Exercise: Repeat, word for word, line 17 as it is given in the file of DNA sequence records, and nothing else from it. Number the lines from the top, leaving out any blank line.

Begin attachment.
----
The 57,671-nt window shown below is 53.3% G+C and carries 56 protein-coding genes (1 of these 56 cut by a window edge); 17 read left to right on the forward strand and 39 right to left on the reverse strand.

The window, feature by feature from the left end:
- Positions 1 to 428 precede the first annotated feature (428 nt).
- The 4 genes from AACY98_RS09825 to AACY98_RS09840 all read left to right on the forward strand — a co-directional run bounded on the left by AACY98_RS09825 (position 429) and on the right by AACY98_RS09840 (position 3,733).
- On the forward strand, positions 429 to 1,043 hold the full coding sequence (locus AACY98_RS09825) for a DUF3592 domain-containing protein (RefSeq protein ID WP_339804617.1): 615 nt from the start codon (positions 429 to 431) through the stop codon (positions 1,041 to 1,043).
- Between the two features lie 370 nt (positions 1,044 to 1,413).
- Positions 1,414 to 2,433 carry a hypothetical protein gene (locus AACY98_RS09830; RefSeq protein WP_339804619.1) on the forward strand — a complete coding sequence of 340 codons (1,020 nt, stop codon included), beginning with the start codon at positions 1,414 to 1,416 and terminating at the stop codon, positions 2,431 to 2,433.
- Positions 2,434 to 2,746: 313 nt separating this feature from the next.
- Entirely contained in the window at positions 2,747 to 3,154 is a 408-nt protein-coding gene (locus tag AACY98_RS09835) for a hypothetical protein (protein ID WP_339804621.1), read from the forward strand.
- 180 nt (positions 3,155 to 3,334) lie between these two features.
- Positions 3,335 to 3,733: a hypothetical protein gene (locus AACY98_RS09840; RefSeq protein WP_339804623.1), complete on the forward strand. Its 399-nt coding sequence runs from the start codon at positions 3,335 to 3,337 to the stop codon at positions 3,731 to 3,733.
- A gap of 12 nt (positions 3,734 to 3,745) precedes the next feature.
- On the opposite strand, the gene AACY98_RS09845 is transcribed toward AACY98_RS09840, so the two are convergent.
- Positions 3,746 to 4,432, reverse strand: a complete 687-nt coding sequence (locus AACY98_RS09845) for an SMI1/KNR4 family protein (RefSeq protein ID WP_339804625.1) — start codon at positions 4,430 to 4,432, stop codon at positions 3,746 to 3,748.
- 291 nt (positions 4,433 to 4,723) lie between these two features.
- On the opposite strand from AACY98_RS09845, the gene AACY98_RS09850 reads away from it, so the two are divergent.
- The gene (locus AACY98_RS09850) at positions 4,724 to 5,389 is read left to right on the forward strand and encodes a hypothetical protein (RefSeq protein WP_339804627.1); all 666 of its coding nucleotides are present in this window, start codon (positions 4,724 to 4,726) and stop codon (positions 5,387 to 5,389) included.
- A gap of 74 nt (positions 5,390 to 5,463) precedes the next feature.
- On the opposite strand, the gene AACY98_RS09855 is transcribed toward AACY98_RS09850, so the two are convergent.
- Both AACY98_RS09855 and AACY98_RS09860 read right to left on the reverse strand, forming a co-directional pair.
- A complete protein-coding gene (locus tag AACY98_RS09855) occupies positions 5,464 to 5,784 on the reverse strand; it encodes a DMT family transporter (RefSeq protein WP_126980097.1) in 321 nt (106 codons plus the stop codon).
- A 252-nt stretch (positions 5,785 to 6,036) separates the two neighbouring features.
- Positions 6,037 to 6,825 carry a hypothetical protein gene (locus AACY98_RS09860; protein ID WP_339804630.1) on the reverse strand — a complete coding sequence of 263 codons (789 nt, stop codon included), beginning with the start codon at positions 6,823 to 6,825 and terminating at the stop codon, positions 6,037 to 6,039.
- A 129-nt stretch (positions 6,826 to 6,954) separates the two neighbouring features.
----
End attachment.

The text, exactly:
- The gene (locus AACY98_RS09850) at positions 4,724 to 5,389 is read left to right on the forward strand and encodes a hypothetical protein (RefSeq protein WP_339804627.1); all 666 of its coding nucleotides are present in this window, start codon (positions 4,724 to 4,726) and stop codon (positions 5,387 to 5,389) included.